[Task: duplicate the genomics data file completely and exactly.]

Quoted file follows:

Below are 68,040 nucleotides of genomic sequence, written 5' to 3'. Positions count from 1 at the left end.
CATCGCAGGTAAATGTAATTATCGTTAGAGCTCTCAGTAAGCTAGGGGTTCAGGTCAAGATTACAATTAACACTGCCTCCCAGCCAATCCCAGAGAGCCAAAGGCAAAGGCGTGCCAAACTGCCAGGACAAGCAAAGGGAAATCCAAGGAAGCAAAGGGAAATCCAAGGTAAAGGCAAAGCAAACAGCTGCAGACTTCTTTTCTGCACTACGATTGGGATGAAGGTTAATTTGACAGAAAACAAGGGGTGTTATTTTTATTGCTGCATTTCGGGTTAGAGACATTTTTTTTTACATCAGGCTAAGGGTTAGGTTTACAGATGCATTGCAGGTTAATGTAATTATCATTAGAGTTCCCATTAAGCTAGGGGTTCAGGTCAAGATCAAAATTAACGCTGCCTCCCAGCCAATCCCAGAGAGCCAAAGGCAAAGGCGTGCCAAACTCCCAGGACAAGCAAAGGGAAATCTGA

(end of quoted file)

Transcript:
Below are 68,040 nucleotides of genomic sequence, written 5' to 3'. Positions count from 1 at the left end.
CATCGCAGGTAAATGTAATTATCGTTAGAGCTCTCAGTAAGCTAGGGGTTCAGGTCAAGATTACAATTAACACTGCCTCCCAGCCAATCCCAGAGAGCCAAAGGCAAAGGCGTGCCAAACTGCCAGGACAAGCAAAGGGAAATCCAAGGAAGCAAAGGGAAATCCAAGGTAAAGGCAAAGCAAACAGCTGCAGACTTCTTTTCTGCACTACGATTGGGATGAAGGTTAATTTGACAGAAAACAAGGGGTGTTATTTTTATTGCTGCATTTCGGGTTAGAGACATTTTTTTTTACATCAGGCTAAGGGTTAGGTTTACAGATGCATTGCAGGTTAATGTAATTATCATTAGAGTTCCCATTAAGCTAGGGGTTCAGGTCAAGATCAAAATTAACGCTGCCTCCCAGCCAATCCCAGAGAGCCAAAGGCAAAGGCGTGCCAAACTCCCAGGACAAGCAAAGGGAAATCTGA